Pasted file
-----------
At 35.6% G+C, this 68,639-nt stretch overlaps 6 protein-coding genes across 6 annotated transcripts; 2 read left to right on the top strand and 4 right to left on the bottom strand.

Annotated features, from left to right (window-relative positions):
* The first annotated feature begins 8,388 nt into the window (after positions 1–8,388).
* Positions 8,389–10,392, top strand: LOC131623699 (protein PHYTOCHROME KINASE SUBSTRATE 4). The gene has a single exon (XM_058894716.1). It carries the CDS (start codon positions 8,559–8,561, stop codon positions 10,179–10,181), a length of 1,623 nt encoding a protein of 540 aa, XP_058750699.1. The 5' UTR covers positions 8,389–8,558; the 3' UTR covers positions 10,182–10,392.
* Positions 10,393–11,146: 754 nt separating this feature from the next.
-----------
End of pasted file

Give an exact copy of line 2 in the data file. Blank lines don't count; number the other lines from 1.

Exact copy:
Annotated features, from left to right (window-relative positions):